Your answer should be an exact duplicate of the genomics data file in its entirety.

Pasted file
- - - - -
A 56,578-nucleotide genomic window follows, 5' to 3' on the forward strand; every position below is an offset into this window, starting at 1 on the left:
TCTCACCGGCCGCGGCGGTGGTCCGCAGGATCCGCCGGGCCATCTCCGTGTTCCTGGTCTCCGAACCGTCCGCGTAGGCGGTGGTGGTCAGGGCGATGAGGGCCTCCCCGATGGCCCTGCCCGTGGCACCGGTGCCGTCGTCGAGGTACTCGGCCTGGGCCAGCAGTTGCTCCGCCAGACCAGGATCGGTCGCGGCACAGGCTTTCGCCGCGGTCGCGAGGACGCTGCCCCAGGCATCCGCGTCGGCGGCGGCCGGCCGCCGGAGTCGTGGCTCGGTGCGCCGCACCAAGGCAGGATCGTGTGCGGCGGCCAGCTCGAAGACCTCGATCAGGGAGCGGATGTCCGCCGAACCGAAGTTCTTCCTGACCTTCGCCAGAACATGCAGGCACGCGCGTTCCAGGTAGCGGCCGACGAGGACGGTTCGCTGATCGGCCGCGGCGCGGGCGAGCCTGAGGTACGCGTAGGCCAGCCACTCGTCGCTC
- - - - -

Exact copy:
A 56,578-nucleotide genomic window follows, 5' to 3' on the forward strand; every position below is an offset into this window, starting at 1 on the left:
TCTCACCGGCCGCGGCGGTGGTCCGCAGGATCCGCCGGGCCATCTCCGTGTTCCTGGTCTCCGAACCGTCCGCGTAGGCGGTGGTGGTCAGGGCGATGAGGGCCTCCCCGATGGCCCTGCCCGTGGCACCGGTGCCGTCGTCGAGGTACTCGGCCTGGGCCAGCAGTTGCTCCGCCAGACCAGGATCGGTCGCGGCACAGGCTTTCGCCGCGGTCGCGAGGACGCTGCCCCAGGCATCCGCGTCGGCGGCGGCCGGCCGCCGGAGTCGTGGCTCGGTGCGCCGCACCAAGGCAGGATCGTGTGCGGCGGCCAGCTCGAAGACCTCGATCAGGGAGCGGATGTCCGCCGAACCGAAGTTCTTCCTGACCTTCGCCAGAACATGCAGGCACGCGCGTTCCAGGTAGCGGCCGACGAGGACGGTTCGCTGATCGGCCGCGGCGCGGGCGAGCCTGAGGTACGCGTAGGCCAGCCACTCGTCGCTC